What makes an artist? By Thodoris Giahoustidis
What makes an artist? Stelios Charalambopoulos addresses this simple but archetypal question in his documentary Yannis Moralis. Depicting one of the most important Greek painters, the director attempts to answer this crucial question which, when taken a bit further, provokes the more fundamental question: What is art?
Although the latter is almost impossible to answer, the documentary manages to provide a satisfactory answer to the artist question. In a very characteristic scene of this very well-made documentary we see Yannis Moralis walking around his paintings at some gallery exhibition of his work. He is accompanied by Marina Labraki-Plaka, director of the Greek National Gallery, who talks to him about his work using specialised language and terms incomprehensible to the average man. Moralis subtly answers back using a phrase from Moliere’s Would-be Gentleman (La Burgeois Gentilhomme), “Oh, you don’t say! And all this time I could never tell!” Through this short scene the documentary takes a clear position on the artist’s role. It doesn’t view art as something dead or high and obscure and the artist as someone distant from the people s/he addresses, that is the average every day man. The artist isn’t someone secluded from the world, an elitist, capricious, sui generis creator. On the contrary, the artist is a flesh-and-blood human being in direct relation to life distinguished from the rest of the world only in terms of his/her talent to sublimate life into art.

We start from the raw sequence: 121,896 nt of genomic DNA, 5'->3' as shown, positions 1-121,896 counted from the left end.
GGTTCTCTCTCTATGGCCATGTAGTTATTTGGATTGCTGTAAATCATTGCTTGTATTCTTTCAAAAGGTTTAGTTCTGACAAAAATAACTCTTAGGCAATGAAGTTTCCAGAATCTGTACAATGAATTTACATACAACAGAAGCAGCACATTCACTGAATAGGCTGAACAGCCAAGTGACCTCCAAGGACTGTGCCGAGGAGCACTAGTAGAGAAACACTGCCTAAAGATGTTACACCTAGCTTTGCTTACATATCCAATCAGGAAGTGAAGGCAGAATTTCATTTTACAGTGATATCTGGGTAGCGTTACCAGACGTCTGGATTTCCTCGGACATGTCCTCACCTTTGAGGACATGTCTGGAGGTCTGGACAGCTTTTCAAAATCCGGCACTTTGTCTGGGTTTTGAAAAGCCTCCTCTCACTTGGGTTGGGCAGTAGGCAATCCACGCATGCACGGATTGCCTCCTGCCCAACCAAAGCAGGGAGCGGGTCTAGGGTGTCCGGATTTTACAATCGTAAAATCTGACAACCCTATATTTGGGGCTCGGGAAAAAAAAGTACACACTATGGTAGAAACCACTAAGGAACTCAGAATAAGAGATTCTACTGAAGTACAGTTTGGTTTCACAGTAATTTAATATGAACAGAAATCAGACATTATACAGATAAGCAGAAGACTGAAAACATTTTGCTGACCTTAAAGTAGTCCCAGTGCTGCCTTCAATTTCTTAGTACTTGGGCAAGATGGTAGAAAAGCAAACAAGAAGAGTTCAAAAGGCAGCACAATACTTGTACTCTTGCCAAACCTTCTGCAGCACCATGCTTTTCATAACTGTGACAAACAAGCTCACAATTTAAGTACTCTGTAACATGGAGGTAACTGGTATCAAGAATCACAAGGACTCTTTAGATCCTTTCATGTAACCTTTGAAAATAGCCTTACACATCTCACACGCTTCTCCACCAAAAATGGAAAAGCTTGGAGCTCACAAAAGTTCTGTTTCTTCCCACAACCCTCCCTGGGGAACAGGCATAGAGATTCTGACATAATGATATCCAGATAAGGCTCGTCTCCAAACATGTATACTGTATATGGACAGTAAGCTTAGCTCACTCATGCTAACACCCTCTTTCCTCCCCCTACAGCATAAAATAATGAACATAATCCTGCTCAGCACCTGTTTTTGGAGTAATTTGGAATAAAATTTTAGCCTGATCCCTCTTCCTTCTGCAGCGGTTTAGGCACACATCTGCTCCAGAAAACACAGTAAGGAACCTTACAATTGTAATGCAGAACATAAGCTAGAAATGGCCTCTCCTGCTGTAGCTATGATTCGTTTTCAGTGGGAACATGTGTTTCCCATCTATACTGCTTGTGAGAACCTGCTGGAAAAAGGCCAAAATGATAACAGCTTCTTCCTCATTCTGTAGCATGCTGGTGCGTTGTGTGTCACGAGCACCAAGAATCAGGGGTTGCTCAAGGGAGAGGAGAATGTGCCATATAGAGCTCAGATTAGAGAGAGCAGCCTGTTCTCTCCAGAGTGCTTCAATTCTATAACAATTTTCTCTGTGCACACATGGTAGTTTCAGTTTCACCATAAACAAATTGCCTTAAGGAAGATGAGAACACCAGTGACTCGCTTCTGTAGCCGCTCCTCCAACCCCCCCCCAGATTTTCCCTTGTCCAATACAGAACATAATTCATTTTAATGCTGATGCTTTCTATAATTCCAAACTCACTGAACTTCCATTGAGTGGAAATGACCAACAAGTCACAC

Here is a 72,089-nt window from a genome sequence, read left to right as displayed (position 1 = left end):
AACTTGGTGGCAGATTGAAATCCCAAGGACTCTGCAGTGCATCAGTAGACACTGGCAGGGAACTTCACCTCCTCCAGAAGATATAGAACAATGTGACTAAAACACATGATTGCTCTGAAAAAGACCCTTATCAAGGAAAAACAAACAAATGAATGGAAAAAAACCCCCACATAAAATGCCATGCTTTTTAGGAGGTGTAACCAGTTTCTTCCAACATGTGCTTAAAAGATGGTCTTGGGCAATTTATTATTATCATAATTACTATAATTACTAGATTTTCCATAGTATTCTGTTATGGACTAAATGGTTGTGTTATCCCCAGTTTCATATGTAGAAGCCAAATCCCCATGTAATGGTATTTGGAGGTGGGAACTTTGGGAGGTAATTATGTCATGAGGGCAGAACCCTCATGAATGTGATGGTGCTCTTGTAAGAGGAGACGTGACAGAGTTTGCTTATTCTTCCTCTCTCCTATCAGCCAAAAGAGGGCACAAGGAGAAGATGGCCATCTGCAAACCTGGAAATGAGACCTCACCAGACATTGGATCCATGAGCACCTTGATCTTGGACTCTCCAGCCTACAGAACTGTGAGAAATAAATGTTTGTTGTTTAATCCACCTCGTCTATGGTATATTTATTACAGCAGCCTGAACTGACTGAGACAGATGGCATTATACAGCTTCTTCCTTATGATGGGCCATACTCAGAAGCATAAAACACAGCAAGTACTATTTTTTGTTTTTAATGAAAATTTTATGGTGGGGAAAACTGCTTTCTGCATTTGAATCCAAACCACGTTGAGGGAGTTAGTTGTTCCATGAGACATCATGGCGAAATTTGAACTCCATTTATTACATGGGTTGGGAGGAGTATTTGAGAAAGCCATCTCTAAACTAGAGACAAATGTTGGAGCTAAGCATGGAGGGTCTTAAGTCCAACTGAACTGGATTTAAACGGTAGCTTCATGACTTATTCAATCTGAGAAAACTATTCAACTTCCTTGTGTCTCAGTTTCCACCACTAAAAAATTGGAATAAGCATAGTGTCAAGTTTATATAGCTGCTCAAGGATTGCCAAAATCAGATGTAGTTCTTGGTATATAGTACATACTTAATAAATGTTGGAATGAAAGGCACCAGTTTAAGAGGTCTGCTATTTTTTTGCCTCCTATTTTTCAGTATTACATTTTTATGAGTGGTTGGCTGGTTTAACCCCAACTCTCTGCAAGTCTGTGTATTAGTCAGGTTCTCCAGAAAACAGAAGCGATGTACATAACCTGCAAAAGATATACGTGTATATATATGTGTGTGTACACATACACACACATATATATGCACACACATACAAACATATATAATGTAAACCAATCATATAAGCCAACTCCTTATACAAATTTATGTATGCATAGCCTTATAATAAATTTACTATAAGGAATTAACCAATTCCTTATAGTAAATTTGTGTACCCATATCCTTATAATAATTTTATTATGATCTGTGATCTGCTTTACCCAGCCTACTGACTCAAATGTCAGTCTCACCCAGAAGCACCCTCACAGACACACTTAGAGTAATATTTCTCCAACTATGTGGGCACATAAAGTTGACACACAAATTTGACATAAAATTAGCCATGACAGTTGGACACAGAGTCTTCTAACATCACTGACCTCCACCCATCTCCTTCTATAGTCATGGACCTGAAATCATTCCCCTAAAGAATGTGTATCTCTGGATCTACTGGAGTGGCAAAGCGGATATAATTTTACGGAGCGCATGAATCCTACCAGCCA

The director of this documentary is lucky to have as his object a very lively man, who could easily have hidden behind his reputation, fame and accomplishments. Quite the opposite! We see this reputable old man on screen chatting about the pleasures of life with great humbleness, simplicity and self-awareness. Being among the last of the great ’30s Generation, he exemplifies the lyrics of Dionisis Savopoulos’ song, that, “History is written by friends”. The documentary refers to all the Greek intelligentsia of the time: Elitis, Seferis, Hatzidakis, Koun, Tsarouhis, Moralis, all of them one group, all of them creating art but not as suppressed miserable people; on the contrary all of them were into hedonism.
Any documentary attempting to present the life and art of a person should make sure that its object attracts interest. Yannis Moralis is above all a very interesting man. The advantage of this documentary is that even if watched by someone who is totally ignorant of the artist’s existence and work it still manages to attract the spectator’s attention with Moralis’ personality and positivism. Furthermore, the documentary is structurally impeccable. Every little detail is catered for from editing to photography, and the film’s fine lyrical music by Nikos Kipourgos will leave no spectator indifferent.
Finally there is the question: Aren’t documentaries about recording facts as they happen, making widely known issues and events that afflict people’s lives? Why should a documentary which deals with one person’s life be awarded? The answer is rather simple: Because it was the best!